I don’t know about you, but the first thing I do after checking into a hotel room is to head over to the window and survey the view. Immediately after that I head to the bathroom to check out the bathtub and other amenities. Unlike many homeowners I do not have the grand, whirlpool tub with jets and chrome fixtures which seems to be a standard feature in new homes. Instead, it is always my hope that the hotel I am staying at will provide me with a gigantic, marble, spa-like bathtub where I can soak my cares away and perhaps enjoy a massage courtesy of the tub’s hydro-therapy jets. (Ok, maybe that’s a lot to ask from a standard hotel room, but at the very least I expect a basic bathtub.) So, imagine my surprise when I recently learned that several major hotel chains are looking to eliminate bathtubs from their rooms.
Hilton Hotels is testing out some all-shower hotels in response to guest feedback. Apparently, I am in the minority when it comes indulging in long, luxurious bubble baths in hotel tubs. Research conducted by the hotel found that more guests are rushing in and out of the shower then sprinting out to their next meeting. Two of Hilton’s properties, the Beverly Hilton in Beverly Hills, California, and the New York Hilton, are testing shower-only rooms to gauge guest response. Which means, if you want a room with a bathtub you must put in a request when making your reservation. Hilton executives say so far there haven’t been any complaints about the lack of tubs.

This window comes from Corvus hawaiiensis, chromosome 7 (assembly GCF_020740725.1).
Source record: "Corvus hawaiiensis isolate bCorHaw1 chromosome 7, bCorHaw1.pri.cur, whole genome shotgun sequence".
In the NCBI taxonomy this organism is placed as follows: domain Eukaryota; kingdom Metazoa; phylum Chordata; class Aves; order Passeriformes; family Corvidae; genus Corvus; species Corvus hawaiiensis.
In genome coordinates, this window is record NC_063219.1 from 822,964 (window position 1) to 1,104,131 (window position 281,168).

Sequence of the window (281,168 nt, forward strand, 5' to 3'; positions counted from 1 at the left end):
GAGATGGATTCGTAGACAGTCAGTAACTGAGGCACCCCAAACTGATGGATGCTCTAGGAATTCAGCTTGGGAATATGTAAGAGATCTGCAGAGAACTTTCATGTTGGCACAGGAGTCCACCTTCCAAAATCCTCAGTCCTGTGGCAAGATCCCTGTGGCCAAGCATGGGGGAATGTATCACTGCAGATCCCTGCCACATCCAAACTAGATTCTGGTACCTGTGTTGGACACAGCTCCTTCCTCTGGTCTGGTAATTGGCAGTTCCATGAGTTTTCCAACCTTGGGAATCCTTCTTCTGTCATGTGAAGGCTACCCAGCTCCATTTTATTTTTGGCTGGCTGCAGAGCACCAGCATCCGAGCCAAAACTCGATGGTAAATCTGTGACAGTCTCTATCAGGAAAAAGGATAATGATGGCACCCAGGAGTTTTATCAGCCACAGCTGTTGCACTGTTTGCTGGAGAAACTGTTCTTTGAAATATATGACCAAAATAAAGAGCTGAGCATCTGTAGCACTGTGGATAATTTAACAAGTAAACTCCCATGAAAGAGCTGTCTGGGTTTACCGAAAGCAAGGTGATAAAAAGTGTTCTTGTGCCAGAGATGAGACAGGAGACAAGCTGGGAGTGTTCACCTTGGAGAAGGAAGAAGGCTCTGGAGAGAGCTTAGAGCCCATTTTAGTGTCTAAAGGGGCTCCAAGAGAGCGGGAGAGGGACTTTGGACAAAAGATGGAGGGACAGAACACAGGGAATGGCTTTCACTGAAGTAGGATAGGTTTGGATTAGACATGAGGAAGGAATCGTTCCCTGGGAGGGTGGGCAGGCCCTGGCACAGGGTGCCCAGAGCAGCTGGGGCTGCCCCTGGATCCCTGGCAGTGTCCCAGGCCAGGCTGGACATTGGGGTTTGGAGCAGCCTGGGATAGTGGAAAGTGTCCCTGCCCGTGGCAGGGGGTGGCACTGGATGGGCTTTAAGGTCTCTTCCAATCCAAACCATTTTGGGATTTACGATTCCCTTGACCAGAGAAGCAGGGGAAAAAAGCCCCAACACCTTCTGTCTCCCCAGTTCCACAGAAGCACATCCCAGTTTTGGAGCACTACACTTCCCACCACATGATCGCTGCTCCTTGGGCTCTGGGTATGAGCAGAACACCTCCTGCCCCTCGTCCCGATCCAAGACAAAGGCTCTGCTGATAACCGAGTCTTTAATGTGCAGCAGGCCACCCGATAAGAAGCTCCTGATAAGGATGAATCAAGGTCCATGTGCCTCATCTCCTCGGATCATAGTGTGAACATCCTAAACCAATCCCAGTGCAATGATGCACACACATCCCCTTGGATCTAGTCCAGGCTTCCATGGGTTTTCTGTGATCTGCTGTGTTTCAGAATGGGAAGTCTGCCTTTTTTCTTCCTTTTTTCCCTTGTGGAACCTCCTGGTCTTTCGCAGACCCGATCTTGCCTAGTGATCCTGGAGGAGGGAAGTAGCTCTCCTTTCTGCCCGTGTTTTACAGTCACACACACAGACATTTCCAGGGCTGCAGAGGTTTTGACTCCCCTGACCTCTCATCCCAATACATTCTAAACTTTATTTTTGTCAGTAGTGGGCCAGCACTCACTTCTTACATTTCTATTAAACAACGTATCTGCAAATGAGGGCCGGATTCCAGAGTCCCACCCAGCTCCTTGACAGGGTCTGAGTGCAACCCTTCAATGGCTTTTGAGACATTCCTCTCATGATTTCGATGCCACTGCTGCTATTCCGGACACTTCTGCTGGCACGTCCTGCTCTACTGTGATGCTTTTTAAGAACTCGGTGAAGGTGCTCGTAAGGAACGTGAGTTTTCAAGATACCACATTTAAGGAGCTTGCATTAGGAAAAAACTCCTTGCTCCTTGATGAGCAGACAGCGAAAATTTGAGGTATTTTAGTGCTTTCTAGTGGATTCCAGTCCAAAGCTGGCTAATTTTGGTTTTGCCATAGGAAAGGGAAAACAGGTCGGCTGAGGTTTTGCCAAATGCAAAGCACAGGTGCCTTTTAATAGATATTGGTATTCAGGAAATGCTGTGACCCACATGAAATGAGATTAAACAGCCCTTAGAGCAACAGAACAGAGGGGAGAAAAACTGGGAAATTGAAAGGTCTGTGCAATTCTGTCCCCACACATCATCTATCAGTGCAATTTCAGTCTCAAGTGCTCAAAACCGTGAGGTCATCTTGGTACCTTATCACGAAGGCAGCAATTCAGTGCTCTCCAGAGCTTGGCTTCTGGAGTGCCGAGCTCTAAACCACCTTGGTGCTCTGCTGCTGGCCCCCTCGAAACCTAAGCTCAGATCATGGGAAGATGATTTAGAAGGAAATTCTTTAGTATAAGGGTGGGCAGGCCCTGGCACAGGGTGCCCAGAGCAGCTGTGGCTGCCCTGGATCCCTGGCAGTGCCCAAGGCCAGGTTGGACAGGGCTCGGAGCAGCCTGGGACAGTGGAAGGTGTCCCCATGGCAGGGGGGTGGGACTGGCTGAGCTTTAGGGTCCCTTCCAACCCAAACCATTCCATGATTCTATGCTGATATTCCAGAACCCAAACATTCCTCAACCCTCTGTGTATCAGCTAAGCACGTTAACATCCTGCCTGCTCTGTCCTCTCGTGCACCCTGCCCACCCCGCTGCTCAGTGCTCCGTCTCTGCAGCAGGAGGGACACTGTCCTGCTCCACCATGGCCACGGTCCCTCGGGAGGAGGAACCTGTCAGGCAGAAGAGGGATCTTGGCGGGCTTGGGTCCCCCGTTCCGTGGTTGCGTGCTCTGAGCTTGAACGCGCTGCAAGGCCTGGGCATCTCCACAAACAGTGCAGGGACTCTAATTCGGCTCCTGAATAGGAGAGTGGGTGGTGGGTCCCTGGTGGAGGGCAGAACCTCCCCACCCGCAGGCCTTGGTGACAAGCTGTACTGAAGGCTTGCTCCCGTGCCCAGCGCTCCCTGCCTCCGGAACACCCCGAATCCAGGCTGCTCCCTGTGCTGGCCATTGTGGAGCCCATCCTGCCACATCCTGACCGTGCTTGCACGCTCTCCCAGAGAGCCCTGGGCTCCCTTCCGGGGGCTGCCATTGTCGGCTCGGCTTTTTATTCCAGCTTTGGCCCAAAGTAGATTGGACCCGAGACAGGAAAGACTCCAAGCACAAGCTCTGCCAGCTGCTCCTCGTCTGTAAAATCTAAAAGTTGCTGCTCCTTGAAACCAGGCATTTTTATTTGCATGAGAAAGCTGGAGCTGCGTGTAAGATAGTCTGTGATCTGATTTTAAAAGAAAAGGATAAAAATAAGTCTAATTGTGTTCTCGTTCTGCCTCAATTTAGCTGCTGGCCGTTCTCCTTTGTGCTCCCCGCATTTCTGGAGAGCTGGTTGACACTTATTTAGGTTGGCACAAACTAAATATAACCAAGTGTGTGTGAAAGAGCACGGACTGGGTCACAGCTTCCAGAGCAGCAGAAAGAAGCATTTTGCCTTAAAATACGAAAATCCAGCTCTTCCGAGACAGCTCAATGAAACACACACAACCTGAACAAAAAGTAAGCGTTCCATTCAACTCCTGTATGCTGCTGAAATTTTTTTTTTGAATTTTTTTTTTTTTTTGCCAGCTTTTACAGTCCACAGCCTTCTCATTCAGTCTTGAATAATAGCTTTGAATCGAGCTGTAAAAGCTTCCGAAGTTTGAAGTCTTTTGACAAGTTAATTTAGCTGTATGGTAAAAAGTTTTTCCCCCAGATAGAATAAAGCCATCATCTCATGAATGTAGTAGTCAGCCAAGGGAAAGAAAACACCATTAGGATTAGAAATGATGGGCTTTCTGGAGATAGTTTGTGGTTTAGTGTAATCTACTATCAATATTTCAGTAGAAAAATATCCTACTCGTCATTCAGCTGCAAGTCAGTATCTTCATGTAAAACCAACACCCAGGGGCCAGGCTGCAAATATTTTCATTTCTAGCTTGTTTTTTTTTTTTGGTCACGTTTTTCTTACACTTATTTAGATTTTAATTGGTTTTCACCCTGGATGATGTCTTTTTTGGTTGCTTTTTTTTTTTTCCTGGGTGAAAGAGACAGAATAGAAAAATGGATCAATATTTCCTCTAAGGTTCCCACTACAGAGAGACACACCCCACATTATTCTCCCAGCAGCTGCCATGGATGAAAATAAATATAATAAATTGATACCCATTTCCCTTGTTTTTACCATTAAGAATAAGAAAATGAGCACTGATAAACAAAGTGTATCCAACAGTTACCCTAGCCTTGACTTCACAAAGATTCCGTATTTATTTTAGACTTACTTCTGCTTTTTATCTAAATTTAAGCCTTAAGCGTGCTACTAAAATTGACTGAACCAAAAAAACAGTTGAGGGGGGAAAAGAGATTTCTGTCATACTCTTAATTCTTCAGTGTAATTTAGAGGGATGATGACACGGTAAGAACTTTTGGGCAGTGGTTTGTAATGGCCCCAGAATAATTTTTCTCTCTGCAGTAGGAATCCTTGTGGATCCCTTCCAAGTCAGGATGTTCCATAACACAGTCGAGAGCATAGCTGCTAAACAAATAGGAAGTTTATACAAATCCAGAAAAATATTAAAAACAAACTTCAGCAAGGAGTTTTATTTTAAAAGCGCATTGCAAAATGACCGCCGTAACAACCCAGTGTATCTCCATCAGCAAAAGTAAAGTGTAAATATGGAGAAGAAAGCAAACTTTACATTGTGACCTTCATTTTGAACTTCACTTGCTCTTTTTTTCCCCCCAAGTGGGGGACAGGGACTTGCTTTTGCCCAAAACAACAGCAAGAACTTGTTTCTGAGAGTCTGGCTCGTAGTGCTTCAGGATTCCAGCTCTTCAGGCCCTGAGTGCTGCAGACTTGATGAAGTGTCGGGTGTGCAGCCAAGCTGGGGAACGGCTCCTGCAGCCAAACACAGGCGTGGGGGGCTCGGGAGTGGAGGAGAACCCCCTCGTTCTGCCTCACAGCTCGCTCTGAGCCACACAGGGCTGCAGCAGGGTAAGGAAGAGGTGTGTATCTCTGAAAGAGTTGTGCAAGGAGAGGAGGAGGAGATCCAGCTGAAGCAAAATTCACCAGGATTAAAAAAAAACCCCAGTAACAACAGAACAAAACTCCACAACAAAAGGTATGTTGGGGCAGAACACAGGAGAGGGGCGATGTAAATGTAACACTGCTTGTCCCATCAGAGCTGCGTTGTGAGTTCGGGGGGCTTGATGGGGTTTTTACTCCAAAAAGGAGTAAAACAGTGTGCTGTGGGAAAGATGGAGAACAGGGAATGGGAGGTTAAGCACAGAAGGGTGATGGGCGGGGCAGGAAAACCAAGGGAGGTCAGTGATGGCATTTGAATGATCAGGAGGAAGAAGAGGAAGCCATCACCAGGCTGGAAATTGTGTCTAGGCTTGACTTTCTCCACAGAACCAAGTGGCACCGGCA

In addition to finding that business travelers prefer showers to baths, Hilton’s research found that “many women won’t take a bath in a hotel because of cleanliness.” Other respondents went so far as to call bathing a dated ritual. So out went the tubs and in went the showers. Marriott Hotels and Intercontinental Hotels are also following the shower-only trend. Both hotel chains have ripped out tubs in order to give guests roomier showers and tidier, modern bathrooms. At Marriott’s hotels, the showers are large enough to fit three people and include a tile bench. The extra space created by eliminating the bathtubs will be used to extend vanities and countertops. Marriott says it is just “experimenting” with shower-only rooms, in “select locations,” meaning not the ones that cater to groups of European travelers who tend to like baths more than Americans. (Perhaps, I should check out those properties.)